In more ways than one, our society tries to toughen us up when it comes to life’s challenges. When you are faced with difficult times, you are asked not to whine, but rather to fight with all your might, silently. But what this popular opinion fails to recognize, is the power of voice. For many people who have overcome the worst hands that life dealt them, the first step was in finding their voice again and the power that lies with it. By tapping into this, we find the freedom to express what we want, what we need and most of all, what we deserve.
Slam Out Loud is a Delhi based not for profit that believes in the empowering nature of voice. Working with children from disadvantaged communities, they use the medium of performance and visual arts to help them find their voice. The organization believes that the freedom to express one’s needs, hopes and dreams should not be limited to the privileged class.
Founded by Jigyasa Labroo and Gaurav Singh in 2014, Slam Out has worked with over 6500 children, 100 artists and is reaching out to about 50,000 children across 950 villages in UP, Maharashtra, and Rajasthan. The co-founders incidentally met when they were both working with Teach For India fellowship and realized that education in disadvantaged settings is often driven only academic results and to ensure employment. But by using the arts as a teaching tool, children can be equipped with leadership and other life skills that will help them pave their way and become change-makers themselves.
The organization has two main programs - the Jijivisha Fellowship and Voice for All. The fellowship brings professional artists to learning spaces and with the help of mediums like poetry, storytelling, theatre, and visual arts helps children to build relevant social and economic life skills. In the time since its inception, the fellowship has worked with 68 fellows, 100 artist volunteers, and 38 communities across the nation.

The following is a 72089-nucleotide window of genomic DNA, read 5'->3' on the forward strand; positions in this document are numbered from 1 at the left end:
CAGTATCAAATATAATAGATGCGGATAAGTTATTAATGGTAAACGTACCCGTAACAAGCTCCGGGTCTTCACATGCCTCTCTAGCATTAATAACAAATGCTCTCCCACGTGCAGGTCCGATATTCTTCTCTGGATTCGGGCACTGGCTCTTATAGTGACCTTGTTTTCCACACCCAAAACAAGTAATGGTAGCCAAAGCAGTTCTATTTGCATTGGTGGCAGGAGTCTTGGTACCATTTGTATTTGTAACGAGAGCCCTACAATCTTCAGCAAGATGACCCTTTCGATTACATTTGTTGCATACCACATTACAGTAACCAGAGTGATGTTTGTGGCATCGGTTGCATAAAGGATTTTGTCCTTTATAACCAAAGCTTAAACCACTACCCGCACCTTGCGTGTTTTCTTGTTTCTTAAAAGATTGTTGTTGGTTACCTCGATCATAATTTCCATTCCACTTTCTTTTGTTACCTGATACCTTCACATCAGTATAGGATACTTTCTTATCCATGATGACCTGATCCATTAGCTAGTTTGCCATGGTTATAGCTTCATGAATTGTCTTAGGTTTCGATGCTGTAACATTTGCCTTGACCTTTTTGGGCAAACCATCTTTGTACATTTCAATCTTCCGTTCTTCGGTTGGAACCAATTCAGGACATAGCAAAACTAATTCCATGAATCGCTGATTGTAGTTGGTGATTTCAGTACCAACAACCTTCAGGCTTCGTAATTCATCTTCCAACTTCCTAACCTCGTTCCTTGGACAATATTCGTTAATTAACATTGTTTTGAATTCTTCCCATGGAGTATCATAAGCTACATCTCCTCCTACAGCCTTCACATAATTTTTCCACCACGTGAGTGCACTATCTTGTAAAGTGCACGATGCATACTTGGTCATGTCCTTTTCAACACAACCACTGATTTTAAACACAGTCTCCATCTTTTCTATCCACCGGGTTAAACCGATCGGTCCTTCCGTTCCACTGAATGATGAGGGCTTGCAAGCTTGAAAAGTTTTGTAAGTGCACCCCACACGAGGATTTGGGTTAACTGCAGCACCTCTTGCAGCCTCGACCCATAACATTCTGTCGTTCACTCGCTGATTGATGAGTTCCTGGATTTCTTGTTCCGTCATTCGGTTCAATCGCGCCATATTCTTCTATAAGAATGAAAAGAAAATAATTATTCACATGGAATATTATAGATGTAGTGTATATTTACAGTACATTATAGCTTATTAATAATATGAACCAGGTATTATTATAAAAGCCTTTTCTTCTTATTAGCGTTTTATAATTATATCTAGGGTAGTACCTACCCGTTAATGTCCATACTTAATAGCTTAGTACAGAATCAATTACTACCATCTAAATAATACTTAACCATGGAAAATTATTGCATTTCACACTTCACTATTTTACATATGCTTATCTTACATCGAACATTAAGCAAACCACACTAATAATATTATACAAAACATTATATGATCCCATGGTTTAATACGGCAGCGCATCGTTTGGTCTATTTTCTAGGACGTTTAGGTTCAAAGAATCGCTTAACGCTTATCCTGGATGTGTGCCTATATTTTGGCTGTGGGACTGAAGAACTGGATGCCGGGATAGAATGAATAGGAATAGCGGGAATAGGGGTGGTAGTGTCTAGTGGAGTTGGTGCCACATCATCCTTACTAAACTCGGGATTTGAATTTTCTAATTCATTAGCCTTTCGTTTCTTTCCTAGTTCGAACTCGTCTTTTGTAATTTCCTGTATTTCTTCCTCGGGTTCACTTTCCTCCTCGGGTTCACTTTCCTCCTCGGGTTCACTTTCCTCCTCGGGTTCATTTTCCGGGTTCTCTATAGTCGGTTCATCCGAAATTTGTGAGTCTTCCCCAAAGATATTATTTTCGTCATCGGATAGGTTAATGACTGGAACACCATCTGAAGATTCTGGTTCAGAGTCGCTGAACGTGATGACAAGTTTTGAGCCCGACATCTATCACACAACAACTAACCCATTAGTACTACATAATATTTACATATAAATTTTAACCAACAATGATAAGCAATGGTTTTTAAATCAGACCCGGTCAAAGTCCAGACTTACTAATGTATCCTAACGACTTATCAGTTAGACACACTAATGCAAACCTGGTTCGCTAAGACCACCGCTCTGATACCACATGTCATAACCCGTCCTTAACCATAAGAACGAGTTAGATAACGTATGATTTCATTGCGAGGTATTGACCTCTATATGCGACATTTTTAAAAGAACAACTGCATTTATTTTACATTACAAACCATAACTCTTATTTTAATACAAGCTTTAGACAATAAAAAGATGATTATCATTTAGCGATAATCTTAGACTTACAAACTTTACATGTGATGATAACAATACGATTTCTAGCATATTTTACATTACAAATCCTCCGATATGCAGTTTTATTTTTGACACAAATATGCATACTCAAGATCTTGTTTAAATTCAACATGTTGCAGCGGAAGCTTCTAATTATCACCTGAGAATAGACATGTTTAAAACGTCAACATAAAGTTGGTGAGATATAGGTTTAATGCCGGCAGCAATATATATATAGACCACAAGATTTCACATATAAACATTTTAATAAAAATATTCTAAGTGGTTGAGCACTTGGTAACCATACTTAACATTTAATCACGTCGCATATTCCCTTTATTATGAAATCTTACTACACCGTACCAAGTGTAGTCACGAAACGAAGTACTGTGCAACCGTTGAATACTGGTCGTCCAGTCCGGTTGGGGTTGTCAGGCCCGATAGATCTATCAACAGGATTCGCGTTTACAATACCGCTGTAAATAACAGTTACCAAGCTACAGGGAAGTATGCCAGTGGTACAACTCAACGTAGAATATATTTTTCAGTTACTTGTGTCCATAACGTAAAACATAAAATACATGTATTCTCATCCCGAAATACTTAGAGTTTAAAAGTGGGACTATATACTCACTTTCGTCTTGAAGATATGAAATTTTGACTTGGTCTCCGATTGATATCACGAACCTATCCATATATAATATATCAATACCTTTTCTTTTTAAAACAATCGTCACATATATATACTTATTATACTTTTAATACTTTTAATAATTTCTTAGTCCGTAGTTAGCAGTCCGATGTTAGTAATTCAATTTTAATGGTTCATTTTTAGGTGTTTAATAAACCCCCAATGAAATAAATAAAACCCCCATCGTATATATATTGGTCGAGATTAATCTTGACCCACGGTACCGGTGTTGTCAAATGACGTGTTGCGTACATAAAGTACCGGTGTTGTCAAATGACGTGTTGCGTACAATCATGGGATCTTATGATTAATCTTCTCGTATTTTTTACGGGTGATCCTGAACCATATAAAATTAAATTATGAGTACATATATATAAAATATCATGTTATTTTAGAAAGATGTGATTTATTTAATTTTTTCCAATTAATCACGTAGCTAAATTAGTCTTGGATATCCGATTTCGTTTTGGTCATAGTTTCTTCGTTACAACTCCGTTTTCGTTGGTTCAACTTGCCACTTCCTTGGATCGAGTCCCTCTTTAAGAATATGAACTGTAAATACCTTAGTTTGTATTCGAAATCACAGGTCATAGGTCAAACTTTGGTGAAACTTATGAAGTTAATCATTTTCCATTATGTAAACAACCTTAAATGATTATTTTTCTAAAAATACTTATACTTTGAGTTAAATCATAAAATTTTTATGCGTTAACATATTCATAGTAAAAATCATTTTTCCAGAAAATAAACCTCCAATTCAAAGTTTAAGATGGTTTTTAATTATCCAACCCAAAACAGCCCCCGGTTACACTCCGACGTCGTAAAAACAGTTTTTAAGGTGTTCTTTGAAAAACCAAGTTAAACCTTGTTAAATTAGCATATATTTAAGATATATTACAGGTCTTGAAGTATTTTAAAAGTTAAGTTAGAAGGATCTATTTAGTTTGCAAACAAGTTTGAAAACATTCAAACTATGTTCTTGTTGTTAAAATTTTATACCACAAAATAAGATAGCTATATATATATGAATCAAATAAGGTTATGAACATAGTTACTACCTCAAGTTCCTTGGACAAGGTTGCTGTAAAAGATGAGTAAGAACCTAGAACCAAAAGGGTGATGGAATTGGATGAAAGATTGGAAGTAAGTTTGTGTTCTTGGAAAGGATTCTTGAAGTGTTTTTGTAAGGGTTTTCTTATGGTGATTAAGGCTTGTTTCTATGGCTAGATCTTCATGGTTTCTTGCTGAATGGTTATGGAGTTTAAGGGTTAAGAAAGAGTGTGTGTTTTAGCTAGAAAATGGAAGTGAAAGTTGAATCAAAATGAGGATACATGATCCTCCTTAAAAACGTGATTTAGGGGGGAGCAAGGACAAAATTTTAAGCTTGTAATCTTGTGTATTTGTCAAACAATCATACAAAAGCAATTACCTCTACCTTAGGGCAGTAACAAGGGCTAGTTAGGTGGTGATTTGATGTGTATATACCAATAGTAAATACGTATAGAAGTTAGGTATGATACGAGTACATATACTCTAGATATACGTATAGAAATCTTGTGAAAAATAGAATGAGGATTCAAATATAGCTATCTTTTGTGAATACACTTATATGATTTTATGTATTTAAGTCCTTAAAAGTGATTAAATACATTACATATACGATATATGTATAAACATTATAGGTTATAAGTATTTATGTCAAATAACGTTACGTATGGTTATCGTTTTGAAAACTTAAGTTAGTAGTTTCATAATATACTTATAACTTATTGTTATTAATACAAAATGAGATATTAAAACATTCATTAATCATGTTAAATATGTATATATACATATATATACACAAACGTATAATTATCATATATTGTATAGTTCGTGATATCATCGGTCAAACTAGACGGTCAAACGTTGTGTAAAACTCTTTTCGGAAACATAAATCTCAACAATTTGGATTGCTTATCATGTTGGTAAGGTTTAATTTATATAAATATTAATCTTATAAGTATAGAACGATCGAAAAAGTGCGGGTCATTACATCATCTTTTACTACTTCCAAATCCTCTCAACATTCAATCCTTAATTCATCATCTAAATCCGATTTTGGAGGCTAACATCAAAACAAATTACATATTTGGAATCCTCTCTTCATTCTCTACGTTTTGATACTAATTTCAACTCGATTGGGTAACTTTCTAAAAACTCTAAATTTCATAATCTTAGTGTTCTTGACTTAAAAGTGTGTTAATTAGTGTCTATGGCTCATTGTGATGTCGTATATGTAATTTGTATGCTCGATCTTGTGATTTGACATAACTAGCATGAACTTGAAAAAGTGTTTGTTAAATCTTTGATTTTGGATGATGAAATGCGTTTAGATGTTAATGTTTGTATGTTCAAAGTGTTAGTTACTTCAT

Slam Out Loud and Pratham Education Foundation work together on the Voice Project. It uses the transformational power of creative arts to help children in rural India find their ways of joy, change, and learning. The project works with artists to create programs that help children in government or budget private schools to solve the challenges that they face in their locality. The artists work with the children through several sessions and then finally do a showcase for the community at large. They have worked with 950 villages and 50,000 children so far with this project.
Some of the children who have worked with Slam Out Loud took boldly to the stage at the Spoken Fest , an international spoken word festival in Mumbai and delivered their poignant poetry on life, equality, education, change, growth and all the other realities of their lives. Using arts as an effective tool to create social change, the founders hope to train children from disadvantaged communities in using their voice to address the issues that their community faces and to create a more inclusive society, and thereby creating a bigger change in the world.
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